5 good reasons to go to Edinburgh
To see / do
Culture and history
Festivals all year long
Of course, Edinburgh is famous for organising the world’s largest arts festival: the Fringe, featuring thousands of shows every day in August. However, there are also lots of other festivals throughout the rest of the year, including the International Book Festival in June and Hogmanay celebrations at New Year.
Pretend to be scared
Scotland is the land of mystical beasts, like the Loch Ness Monster, and of ghosts, which lurk in its many haunted castles. And Edinburgh is no exception to this rule. One spooky attraction is the terrifying Edinburgh Dungeon, which blends 18th century myths with real stories of murder, plagues and torture…
The Writers’ Museum
While the Scottish National Gallery is one of the largest museums in Edinburgh, The Writers’ Museum is one of the smallest, but no less significant. It’s dedicated to three giants of Scottish literature: Robert Louis Stevenson, Sir Walter Scott and Robert Burns. The museum provides a unique way of absorbing the culture of outstanding, local literary works.
Sport and literature
Edinburgh is known for its great pubs, and each one has a unique atmosphere. Deacon Brodie’s Tavern, for example, combines two of the city’s greatest passions: literature (its name pays homage to Dr Jekyll and Mr Hyde by Stevenson), and rugby, as many fans of the oval ball go there to watch matches.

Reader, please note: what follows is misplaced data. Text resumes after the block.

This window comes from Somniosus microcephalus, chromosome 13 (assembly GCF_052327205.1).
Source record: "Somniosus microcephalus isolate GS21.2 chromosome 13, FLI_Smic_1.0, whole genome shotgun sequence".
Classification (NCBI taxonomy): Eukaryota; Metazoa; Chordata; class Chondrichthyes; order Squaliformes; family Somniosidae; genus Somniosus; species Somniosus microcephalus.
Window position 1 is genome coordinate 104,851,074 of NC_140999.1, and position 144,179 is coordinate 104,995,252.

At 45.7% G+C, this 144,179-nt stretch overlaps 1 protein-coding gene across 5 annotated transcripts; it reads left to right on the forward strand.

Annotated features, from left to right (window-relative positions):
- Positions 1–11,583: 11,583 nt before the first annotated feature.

A village in the city
Just a few minutes from Princes Street and its abundance of shops, you’ll find Dean Village. This attractive little settlement is nestled into a small valley and rests on the banks of the Water of Leith. It makes you feel as though you’re in the country when the capital is right in front of you. It has a small market where you can pick up a few bargains.
The outstanding Edinburgh Castle
It would be a travesty to go to Edinburgh without visiting its incredible castle. Tickets are quite pricey, but the castle is worth its weight in pounds sterling. You’ll see the crown jewels of Scotland, St. Margaret’s Chapel, the castle’s stunning grounds and the cavernous stone vaults of the Prisons of War.
In Edinburgh as throughout Scotland, people eat a lot of Aberdeen Angus Beef, a breed of cow that’s known for its tenderness and unique flavour. This meat alone gives Scotland a good name, and especially Aberdeen.
The king of the herrings
In Scotland, fish is prepared and cooked in a different way to in France. Herrings are smoked to make kippers and seafood is used to make a soup called partan bree. Partan bree is different to cullen skink, which is a soup made from smoked fish, potatoes and onions. And of course, there are lots of different dishes made from haddock.
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